In 2016, the Dutch government decided that an important part of the energy transition must be implemented in the built environment by disconnecting houses and community buildings from the gas grid in the next 3 decades. In a country fully dependent on this fuel for heating, this means a gigantic conversion of our heating infrastructure is needed at a high pace.
There is no blueprint or manual for how this can be achieved. In Middelburg we want tackle this challenge from a practical angle: by exploring and demonstrating our options to go gas-free in practical trials. We see the maintenance and refurbishment of our municipal buildings as an opportunity to take steps towards this gas-free future, reducing CO2 emissions and demonstrating solutions at the same time.
In this pilot we target the Arnestein building. It is situated at short distance from the city hall and next to the waterway that connects Middelburg with the sea. It is an industrial building dating from the 1960s/70s. The building is used by the Foodbank (charity supplying food to the poor) and to host community activities like Repair Cafés. We intend to renovate Arnestein to make it an example of sustainable, fossil free community buildings.
Circular construction is the guiding principle for this renovation. Reusing existing buildings is often the most sustainable way of building. And it meets the needs of actors for which sustainability is important. Sustainable renovation, energy conversion and repurposing of landmark buildings like Arnestein has a major influence on the image of the surrounding area.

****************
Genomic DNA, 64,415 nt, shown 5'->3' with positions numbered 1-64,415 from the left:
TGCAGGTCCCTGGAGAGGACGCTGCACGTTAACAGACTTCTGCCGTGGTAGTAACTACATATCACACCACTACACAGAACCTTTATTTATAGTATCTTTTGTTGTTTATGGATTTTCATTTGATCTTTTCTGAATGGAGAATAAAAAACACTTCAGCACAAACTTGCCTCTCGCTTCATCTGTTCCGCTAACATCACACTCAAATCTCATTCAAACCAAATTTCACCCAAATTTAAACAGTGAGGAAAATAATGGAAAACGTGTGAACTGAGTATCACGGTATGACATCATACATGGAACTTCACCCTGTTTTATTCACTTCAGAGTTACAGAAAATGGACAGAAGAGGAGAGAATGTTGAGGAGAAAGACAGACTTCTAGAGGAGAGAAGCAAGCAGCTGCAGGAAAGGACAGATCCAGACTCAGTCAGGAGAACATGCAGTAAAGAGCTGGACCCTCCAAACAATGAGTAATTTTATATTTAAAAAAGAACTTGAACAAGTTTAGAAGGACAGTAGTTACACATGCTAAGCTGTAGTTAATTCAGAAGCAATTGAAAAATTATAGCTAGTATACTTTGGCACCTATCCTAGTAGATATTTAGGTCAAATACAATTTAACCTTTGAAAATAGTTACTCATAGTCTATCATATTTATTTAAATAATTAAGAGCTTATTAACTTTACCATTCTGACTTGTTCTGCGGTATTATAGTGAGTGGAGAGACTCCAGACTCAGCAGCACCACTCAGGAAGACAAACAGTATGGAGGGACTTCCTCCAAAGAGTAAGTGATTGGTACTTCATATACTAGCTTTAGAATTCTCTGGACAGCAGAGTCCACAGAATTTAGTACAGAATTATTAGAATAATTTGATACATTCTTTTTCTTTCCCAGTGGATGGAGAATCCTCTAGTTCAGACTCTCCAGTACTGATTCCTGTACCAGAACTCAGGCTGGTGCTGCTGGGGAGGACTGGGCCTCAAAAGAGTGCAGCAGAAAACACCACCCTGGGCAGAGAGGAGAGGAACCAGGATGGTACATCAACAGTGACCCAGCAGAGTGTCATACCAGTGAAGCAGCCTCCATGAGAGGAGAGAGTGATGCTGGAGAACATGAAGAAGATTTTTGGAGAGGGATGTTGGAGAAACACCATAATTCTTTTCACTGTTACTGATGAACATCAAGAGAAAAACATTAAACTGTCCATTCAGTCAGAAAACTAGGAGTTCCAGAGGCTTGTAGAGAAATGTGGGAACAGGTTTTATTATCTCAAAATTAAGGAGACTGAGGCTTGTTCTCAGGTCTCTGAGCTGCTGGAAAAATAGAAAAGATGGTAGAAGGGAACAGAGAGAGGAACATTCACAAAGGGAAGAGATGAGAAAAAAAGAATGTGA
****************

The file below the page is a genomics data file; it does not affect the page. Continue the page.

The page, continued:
This pilot is part of a complete renovation of the Arnestein building, and exclusively concerns the sustainable heating installations. In the feasibility phase of the pilot we will explore the most efficient combination of measures for gas-free heating and energy efficiency, incl. waste-heat storage, intelligent ventilation and cooling, PV panels to power the heating system and insulation measures.
This pilot will deliver Arnestein as a 100% gas-free building (reduction of 50.000m3 gas) and reduce its electricity use by 65% (50MWh). This leads to a reduction in CO2 emissions of 105 ton CO2/year.
This project fulfils a key role as an early adaptor and example for other urban developments. We will use the conversion process and final result as a showcase to motivate and activate residents and other building owners in the municipality and Zeeland province to invest in sustainable heating.